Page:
This list of books for gifting is sponsored by BookClubbish.
I don’t know about you, but whenever I need a gift for someone, I always get them a book. Whether they like books or not, because books are the best. But sometimes it’s hard to know which books to get when there are roughly a million or so books published in the U.S. alone each year. So to help you cut through the static, I’ve picked 20 great 2019 books that I think will account for a wide variety of tastes and interests.
For the history readers in your life, get them this amazing book about history that hasn’t been covered a zillion times. Treuer covers the history of Native people in the states after Wounded Knee, a period in their history that has been omitted from pretty much every history book over the last 125 years.
Anyone with cats has seen first-hand how they pour themselves into containers, bowls, vases, and more. This is a charming picture book about just that, based on an actual Ig Nobel Prize–winning study of how cats behave like liquids.
This is a timely, important middle grade novel about displacement and immigration, written in verse. Jude and her mother flee the violence of their native Syria to live with relatives in Cincinnati. Jude must navigate an unfamiliar country while worrying for her brother and father back home.
Thirty fun, Good Place–themed recipes that also include philosophy pun titles and food analogies to explain different philosophical concepts. For example: Macaroni and Socra-cheese and I Think Therefore I Clam (Chowder). You don’t have to be a fan of The Good Place to enjoy this book (but seriously, this show is so good!).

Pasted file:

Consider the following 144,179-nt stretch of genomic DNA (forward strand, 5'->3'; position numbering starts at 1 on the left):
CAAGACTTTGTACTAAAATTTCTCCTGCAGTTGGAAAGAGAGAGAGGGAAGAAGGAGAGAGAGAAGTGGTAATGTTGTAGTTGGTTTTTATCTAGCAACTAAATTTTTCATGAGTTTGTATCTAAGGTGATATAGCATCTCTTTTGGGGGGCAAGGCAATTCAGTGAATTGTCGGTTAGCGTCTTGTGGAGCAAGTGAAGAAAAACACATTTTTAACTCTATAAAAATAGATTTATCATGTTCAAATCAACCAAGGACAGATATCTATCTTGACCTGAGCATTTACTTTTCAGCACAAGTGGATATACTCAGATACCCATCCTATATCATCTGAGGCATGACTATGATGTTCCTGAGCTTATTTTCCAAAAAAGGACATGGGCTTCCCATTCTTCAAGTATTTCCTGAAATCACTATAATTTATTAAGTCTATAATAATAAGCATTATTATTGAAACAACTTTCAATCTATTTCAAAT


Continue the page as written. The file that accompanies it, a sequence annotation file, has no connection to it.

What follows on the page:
One of the year’s most wonderful fantasy novels. It’s a Mexican mythology–inspired fairytale set in Mexico during the Jazz Age. It’s about a young woman named Casiopea Tun who works hard cleaning her rich grandfather’s home, until she accidentally frees the Mayan god of death from his box prison. Now he demands she help him get revenge on his brother who imprisoned him and stole his throne.
For the morbid, the curious, and morbidly curious: Doughty, of Ask a Mortician fame, takes real questions she has been asked by kids—which she prefers, as adults aren’t as usually as direct when talking about death—and gives funny, fascinating, and completely honest answers. While the questions have been asked by children, the graphic descriptions and frankness definitely make this more for adults, something that Doughty warns in the preface. Whoever it is for, she has once again written an informative and conscientious book about mortality. It’s a book most everyone can learn from.
Shaughnessy took her fears for her children in today’s words and turned them into wondrous, beautiful poems envisioning a future where cephalopods have taken over rule of our planet after humans have done nothing to fix it or themselves.
My favorite thriller of the year! It’s about a widower and his young son who move to a new town in search of a fresh start. What they get is the decades-old hunting grounds of a now-imprisoned serial killer, and the new scene of another crime, which may be connected. So much for a relaxing start.